Second, the U.S. needs a mutual nonviolence pact between responsible leaders on left and right. Comparative politics scholars have long understood that once elites begin encouraging violence as a weapon in domestic debates, the escalatory cycle can be extremely difficult to break. It is essential, then, that both Democratic and Republican leaders firmly reject any political violence — no matter the perpetrator — and isolate and condemn colleagues who incite, applaud, or profit from it. This does not amount to a suspension of political competition. It is simply a recognition that moderates on both sides will eventually be devoured by extremists if that competition doesn’t remain within bounds.

Third, democracies struggle to survive deep ideological or political splits within their security institutions, which can lead to civil war or simply to the cancers caused by extremism within the ranks. The U.S. is fortunate in this regard. Despite some early blunders — such as the participation of Secretary of Defense Mark Esper and Chairman of the Joint Chiefs of Staff Mark Milley in Trump’s infamous excursion through Lafayette Square  — the military command remained scrupulously apolitical and supportive of the Constitution amid Trump’s assault on democracy. The attempted insurrection on Jan. 6, the Joint Chiefs bluntly declared in a statement to the entire U.S. military, “was a direct assault on the U.S. Congress, the Capitol building, and our Constitutional process.”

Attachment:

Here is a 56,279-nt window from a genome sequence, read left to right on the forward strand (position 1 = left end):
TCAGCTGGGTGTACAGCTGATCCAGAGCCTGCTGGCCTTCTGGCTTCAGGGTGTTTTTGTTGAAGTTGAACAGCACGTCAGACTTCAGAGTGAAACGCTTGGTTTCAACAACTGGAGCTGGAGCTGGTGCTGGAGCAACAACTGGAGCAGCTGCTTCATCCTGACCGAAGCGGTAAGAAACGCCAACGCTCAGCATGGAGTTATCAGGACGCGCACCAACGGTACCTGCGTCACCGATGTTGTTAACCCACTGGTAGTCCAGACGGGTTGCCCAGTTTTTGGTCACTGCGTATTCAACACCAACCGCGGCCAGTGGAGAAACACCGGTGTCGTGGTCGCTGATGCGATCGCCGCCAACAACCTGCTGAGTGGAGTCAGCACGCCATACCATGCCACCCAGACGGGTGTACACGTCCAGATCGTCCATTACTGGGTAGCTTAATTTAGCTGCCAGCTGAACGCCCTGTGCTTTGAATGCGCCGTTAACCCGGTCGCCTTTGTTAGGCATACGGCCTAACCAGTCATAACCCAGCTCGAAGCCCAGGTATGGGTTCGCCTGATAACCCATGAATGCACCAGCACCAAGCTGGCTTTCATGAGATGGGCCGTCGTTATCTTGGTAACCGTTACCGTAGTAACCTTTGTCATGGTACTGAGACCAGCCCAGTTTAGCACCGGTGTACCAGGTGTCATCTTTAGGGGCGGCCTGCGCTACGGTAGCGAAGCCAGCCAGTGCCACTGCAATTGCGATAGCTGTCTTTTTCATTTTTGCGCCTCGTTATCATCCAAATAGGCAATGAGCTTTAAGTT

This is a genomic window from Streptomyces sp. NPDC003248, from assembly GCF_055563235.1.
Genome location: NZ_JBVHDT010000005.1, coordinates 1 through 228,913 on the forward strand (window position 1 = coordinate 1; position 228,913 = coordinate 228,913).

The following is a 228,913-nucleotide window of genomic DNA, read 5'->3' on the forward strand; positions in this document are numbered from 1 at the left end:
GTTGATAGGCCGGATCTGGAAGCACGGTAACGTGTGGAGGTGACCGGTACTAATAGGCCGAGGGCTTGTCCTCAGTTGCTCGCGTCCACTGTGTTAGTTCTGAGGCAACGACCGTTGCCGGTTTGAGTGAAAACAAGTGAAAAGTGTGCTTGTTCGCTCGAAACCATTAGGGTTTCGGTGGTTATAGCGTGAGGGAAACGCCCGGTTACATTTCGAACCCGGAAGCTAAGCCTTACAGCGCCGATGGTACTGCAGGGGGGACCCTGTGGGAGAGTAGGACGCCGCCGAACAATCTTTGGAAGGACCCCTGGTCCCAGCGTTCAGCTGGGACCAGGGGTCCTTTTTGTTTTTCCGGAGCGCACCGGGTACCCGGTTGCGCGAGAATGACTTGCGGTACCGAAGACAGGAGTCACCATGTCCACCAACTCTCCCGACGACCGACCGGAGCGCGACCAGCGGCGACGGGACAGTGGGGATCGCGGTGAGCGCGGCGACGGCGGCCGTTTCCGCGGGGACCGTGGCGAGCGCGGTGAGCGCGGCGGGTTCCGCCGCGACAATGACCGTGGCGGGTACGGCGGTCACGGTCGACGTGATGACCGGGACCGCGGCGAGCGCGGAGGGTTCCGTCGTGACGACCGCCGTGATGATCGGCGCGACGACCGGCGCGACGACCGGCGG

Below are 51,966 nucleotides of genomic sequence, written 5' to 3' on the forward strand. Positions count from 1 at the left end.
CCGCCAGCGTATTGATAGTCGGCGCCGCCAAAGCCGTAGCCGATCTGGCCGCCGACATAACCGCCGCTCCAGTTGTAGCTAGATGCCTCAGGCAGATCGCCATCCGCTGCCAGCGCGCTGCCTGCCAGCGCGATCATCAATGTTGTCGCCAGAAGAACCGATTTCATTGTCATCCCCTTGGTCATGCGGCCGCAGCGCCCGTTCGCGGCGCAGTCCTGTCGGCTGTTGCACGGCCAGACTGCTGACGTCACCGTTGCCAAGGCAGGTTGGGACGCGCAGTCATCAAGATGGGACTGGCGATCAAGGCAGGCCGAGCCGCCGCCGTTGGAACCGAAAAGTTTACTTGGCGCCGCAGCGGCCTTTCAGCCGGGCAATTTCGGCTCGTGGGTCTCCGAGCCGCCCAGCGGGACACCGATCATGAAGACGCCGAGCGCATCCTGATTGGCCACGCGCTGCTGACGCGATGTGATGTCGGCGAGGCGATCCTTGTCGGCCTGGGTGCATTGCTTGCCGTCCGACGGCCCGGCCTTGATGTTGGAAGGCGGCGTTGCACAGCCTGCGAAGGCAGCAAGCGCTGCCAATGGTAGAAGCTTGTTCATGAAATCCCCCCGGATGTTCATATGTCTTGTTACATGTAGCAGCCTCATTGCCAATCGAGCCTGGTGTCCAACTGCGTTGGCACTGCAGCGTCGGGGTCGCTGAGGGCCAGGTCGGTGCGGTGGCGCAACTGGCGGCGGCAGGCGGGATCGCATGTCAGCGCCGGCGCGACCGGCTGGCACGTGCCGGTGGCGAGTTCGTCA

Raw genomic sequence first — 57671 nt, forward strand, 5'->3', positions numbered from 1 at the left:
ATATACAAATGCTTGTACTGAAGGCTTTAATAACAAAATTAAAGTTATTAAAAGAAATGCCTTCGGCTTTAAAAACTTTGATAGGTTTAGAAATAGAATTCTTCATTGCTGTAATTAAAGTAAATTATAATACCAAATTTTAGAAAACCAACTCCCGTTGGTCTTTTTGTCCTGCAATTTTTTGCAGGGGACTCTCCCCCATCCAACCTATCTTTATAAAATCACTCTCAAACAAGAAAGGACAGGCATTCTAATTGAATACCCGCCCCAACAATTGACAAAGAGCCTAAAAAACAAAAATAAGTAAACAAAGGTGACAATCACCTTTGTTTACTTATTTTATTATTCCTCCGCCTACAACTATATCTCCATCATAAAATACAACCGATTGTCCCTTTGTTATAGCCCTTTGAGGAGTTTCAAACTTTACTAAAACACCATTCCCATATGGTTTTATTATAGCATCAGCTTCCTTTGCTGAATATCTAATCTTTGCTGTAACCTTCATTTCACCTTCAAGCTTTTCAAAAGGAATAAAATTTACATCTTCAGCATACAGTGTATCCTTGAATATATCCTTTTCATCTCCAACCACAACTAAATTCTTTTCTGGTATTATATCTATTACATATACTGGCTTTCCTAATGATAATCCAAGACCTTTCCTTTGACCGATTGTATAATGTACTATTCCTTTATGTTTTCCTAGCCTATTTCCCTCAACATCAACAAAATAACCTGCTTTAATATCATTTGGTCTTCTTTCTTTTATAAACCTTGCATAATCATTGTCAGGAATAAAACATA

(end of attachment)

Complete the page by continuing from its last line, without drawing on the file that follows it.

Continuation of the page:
Yet reports of military and law enforcement personnel participating in the assault on the Capitol and joining extremist groups are troubling. They indicate that America’s security institutions will require a zero-tolerance approach to those who have violated their oaths or proved themselves disloyal to the Constitution.

Whatever the incoming Biden administration does, the U.S. is headed into an era of domestic turbulence and disorder more severe than any it has confronted in generations. The U.S. doesn’t have the luxury of retreating from the world to heal its wounds. But a superpower used to intervening in other countries’ conflicts will now need all the knowledge and insight it can get in dealing with its own.

This column does not necessarily reflect the opinion of the editorial board or Bloomberg LP and its owners.

Hal Brands is a Bloomberg Opinion columnist, the Henry Kissinger Distinguished Professor at Johns Hopkins University’s School of Advanced International Studies, and a scholar at the American Enterprise Institute. Most recently, he is the co-author of "The Lessons of Tragedy: Statecraft and World Order."